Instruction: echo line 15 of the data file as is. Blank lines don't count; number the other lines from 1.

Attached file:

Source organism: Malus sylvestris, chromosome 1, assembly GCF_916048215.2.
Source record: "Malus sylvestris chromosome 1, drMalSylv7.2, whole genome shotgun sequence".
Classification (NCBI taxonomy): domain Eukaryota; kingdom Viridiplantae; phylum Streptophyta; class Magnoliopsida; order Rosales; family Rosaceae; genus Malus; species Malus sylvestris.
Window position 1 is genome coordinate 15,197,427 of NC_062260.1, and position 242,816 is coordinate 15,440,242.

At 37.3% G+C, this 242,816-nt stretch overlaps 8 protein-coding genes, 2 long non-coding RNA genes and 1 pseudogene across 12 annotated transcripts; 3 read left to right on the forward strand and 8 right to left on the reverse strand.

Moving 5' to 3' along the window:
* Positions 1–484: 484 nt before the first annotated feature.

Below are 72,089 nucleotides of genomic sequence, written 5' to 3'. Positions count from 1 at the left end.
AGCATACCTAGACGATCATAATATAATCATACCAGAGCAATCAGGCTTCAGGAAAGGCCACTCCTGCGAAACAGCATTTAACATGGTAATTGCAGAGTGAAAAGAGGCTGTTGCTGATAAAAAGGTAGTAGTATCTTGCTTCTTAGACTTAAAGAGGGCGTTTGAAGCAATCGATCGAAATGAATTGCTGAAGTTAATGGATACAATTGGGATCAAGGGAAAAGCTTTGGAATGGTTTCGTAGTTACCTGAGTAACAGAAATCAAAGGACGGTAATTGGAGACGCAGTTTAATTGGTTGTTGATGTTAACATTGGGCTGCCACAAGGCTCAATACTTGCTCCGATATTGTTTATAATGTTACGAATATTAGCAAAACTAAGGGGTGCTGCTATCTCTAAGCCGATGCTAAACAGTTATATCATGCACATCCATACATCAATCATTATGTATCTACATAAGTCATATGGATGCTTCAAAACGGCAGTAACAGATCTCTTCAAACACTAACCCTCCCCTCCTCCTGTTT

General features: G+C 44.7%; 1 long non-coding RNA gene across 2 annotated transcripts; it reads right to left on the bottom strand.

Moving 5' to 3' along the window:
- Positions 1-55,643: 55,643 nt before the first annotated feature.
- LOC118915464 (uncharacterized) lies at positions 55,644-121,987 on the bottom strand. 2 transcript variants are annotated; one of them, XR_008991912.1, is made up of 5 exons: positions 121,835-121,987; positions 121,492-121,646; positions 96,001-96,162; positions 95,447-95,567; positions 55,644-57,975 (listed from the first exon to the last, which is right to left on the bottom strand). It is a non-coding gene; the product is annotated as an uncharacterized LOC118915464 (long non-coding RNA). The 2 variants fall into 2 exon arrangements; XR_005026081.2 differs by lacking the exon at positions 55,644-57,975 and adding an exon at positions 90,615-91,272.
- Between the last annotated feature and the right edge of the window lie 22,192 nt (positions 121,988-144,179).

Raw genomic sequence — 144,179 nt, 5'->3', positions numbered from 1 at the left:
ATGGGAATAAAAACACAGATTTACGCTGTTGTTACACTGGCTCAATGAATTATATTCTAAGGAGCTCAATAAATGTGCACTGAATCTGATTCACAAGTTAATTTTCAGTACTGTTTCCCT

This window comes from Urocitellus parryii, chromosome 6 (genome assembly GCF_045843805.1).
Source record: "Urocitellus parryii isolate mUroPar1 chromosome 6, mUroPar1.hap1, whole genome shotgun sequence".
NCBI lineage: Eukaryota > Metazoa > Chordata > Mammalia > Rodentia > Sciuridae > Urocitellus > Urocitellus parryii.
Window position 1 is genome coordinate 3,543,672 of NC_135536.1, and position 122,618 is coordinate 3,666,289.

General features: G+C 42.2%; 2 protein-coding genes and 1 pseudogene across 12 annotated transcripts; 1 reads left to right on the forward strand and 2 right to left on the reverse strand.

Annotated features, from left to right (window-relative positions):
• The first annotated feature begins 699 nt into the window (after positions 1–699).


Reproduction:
Raw genomic sequence — 144,179 nt, 5'->3', positions numbered from 1 at the left: